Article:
(m) Consumer-to-consumer transactions include Western Union, Vigo and Orlandi Valuta branded consumer-to-consumer money transfer services worldwide.
 
(n) Global business payments transactions include the Western Union Payments service, formerly Quick Collect, Convenience Pay, Speedpay, Equity Accelerator, Just in Time EFT, Pago Fácil and Western Union Business Solutions transactions processed by us. Amounts include Pago Fácil and Western Union Business Solutions transactions since their acquisitions in December 2006 and September 2009, respectively.
 
(o) In connection with the Spin-off, we reported a $4.1 billion dividend to First Data in the consolidated statements of stockholders’ equity/(deficiency), consisting of notes issued to First Data of $3.4 billion and a cash payment to First Data of $100.0 million. The remaining dividend was comprised of cash, consideration for an ownership interest held by a First Data subsidiary in a Western Union agent, settlement of net intercompany receivables, and transfers of certain liabilities, net of assets. Subsequent to the Spin-off date, we had no outstanding borrowings to First Data. Since the amount of the dividend exceeded the historical cost of our net assets as of September 29, 2006, a capital deficiency resulted.


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ITEM 7.  MANAGEMENT’S DISCUSSION AND ANALYSIS OF FINANCIAL CONDITION AND RESULTS OF OPERATIONS
 
You should read the following discussion in conjunction with the consolidated financial statements and the notes to those statements included elsewhere in this Annual Report on Form 10-K. This Annual Report on Form 10-K contains certain statements that are forward-looking within the meaning of the Private Securities Litigation Reform Act of 1995. Certain statements contained in the Management’s Discussion and Analysis of Financial Condition and Results of Operations are forward-looking statements that involve risks and uncertainties. The forward-looking statements are not historical facts, but rather are based on current expectations, estimates, assumptions and projections about our industry, business and future financial results. Our actual results could differ materially from the results contemplated by these forward-looking statements due to a number of factors, including those discussed in other sections of this Annual Report on Form 10-K. See “Risk Factors” and “Forward-looking Statements.”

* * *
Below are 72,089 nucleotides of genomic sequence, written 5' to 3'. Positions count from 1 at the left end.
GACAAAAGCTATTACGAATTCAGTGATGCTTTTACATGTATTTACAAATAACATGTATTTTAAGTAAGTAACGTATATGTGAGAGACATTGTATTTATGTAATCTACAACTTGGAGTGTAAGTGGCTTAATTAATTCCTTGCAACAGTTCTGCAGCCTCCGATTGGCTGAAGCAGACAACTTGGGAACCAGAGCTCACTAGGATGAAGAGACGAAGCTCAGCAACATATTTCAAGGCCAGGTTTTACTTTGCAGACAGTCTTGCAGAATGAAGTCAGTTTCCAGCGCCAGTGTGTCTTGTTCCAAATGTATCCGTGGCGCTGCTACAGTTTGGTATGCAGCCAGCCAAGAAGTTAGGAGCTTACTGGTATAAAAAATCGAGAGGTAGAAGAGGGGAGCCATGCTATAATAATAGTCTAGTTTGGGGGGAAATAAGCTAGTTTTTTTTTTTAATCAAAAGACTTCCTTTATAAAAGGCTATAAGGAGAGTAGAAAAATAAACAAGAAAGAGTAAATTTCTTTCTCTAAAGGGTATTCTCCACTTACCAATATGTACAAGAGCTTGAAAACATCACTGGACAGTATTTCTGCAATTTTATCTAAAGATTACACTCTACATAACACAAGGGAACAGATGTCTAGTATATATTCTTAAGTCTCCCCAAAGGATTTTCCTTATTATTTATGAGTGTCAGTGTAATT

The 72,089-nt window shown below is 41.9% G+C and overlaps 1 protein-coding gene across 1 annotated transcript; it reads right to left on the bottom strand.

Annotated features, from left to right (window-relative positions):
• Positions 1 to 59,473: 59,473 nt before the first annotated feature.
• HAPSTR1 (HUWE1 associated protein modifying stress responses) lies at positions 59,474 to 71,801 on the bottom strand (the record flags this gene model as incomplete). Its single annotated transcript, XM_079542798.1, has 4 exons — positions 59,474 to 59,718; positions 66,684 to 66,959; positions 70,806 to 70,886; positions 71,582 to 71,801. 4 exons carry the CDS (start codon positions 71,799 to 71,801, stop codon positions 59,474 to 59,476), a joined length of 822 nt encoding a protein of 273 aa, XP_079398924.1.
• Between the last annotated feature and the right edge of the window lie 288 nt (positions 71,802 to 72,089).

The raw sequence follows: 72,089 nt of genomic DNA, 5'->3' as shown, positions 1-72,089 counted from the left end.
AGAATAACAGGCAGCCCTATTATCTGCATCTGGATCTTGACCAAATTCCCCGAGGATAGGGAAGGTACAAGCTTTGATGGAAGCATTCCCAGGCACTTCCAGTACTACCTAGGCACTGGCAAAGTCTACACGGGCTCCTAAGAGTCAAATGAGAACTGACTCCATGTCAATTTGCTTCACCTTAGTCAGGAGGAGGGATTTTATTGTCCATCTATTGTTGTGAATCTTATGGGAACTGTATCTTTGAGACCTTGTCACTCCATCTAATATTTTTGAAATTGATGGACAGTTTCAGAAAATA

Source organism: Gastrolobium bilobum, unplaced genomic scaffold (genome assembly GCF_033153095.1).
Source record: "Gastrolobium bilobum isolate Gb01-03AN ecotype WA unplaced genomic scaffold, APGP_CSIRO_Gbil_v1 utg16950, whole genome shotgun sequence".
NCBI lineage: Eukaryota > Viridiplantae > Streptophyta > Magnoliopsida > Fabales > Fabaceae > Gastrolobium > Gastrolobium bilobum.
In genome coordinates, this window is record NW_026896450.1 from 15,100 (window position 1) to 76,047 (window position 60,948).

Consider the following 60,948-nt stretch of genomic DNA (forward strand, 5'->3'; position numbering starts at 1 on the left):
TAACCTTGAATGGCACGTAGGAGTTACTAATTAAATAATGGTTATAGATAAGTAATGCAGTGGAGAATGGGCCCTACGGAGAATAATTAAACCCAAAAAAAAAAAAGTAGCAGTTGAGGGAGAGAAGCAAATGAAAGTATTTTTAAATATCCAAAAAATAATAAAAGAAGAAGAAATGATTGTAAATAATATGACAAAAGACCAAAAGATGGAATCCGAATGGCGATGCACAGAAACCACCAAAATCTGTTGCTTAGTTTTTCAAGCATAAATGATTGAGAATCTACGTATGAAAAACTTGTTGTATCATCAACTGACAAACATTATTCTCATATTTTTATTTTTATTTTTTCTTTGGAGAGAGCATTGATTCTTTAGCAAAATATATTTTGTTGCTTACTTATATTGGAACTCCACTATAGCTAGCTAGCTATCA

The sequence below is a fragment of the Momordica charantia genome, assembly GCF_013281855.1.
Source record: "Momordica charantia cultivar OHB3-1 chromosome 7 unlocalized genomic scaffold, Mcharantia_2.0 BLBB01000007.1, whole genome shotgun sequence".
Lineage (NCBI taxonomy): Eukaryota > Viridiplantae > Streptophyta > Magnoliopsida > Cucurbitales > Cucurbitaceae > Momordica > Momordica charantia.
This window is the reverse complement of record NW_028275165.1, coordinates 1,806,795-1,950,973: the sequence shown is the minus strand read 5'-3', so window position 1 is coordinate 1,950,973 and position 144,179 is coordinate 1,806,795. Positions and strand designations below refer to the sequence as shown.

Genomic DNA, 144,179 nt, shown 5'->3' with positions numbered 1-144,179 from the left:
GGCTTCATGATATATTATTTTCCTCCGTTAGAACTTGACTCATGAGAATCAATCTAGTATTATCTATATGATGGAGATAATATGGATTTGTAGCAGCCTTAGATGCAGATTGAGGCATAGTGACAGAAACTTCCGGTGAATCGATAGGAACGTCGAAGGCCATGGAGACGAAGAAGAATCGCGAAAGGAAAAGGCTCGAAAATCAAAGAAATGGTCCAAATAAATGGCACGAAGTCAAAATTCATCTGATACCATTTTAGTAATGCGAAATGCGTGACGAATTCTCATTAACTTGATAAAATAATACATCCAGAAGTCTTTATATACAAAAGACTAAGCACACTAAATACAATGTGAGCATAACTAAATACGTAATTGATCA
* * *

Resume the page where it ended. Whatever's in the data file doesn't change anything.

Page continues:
Overview
 
We are a leading provider of money movement services, operating in two business segments:
 
  •   Consumer-to-consumer—money transfer services between consumers, primarily through a global network of third-party agents using our multi-currency, real-time money transfer processing systems. This service is available for international cross-border transfers—that is, the transfer of funds from one country to another—and, in certain countries, intra-country transfers—that is, money transfers from one location to another in the same country.
 
  •   Global business payments—the processing of payments from consumers or businesses to other businesses. Our business payments services allow consumers to make payments to a variety of organizations, including utilities, auto finance companies, mortgage servicers, financial service providers, government agencies and other businesses. In September 2009, we acquired Canada-based Custom House, Ltd. (“Custom House”), a provider of international business-to-business payment services, which is included in this segment. Custom House, which has been rebranded “Western Union Business Solutions” (“Business Solutions”) in September 2010, facilitates cross-border, cross-currency payment transactions. The international expansion and other key strategic initiatives have resulted in international revenue continuing to increase in this segment. However, the majority of the segment’s revenue was generated in the United States during all periods presented.
 
Businesses not considered part of the segments described above are categorized as “Other” and primarily include our money order services, and represented 2% or less of consolidated revenue during the years ended December 31, 2010, 2009 and 2008. Prior to October 1, 2009, the Company’s money orders were issued by Integrated Payment Systems Inc. (“IPS”), a subsidiary of First Data Corporation (“First Data”), to consumers at retail locations primarily in the United States and Canada. Effective October 1, 2009, we assumed the responsibility for issuing money orders.
 
Also included in “Other” are expenses incurred in connection with the development of certain new service offerings, including costs to develop mobile money transfer services, new prepaid service offerings and costs incurred in connection with mergers and acquisitions.
 
Significant Financial and Other Highlights
 
Significant financial and other highlights for the year ended December 31, 2010 included:
 
  •   We generated $5,192.7 million in total consolidated revenues compared to $5,083.6 million in the prior year, representing a year-over-year increase of 2%. The acquisition of Custom House contributed $111.0 million and $30.8 million to revenue for 2010 and 2009, respectively.
 
  •   We incurred $59.5 million of restructuring and related expenses as described within “Operating expenses overview.” We expect to incur approximately $50 million in additional expenses in 2011 for a total of approximately $110 million related to the actions announced on May 27, 2010 and as subsequently revised. No restructuring and related expenses were recognized in 2009.